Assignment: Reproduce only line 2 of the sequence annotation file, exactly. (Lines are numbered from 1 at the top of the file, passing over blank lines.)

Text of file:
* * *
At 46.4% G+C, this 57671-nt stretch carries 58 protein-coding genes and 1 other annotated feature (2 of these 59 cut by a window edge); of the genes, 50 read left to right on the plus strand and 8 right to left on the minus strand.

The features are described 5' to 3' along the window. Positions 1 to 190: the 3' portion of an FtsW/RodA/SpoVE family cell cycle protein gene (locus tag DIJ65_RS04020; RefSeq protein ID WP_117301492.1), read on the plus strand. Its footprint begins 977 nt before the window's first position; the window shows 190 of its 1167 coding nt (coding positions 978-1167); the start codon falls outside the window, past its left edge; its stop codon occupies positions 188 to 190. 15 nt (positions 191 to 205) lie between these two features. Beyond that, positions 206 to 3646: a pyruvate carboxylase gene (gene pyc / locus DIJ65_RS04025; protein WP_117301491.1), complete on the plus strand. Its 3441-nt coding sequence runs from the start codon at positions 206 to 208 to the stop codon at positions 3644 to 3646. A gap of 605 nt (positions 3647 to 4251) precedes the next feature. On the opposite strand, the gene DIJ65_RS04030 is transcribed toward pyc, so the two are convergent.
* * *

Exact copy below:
The features are described 5' to 3' along the window. Positions 1 to 190: the 3' portion of an FtsW/RodA/SpoVE family cell cycle protein gene (locus tag DIJ65_RS04020; RefSeq protein ID WP_117301492.1), read on the plus strand. Its footprint begins 977 nt before the window's first position; the window shows 190 of its 1167 coding nt (coding positions 978-1167); the start codon falls outside the window, past its left edge; its stop codon occupies positions 188 to 190. 15 nt (positions 191 to 205) lie between these two features. Beyond that, positions 206 to 3646: a pyruvate carboxylase gene (gene pyc / locus DIJ65_RS04025; protein WP_117301491.1), complete on the plus strand. Its 3441-nt coding sequence runs from the start codon at positions 206 to 208 to the stop codon at positions 3644 to 3646. A gap of 605 nt (positions 3647 to 4251) precedes the next feature. On the opposite strand, the gene DIJ65_RS04030 is transcribed toward pyc, so the two are convergent.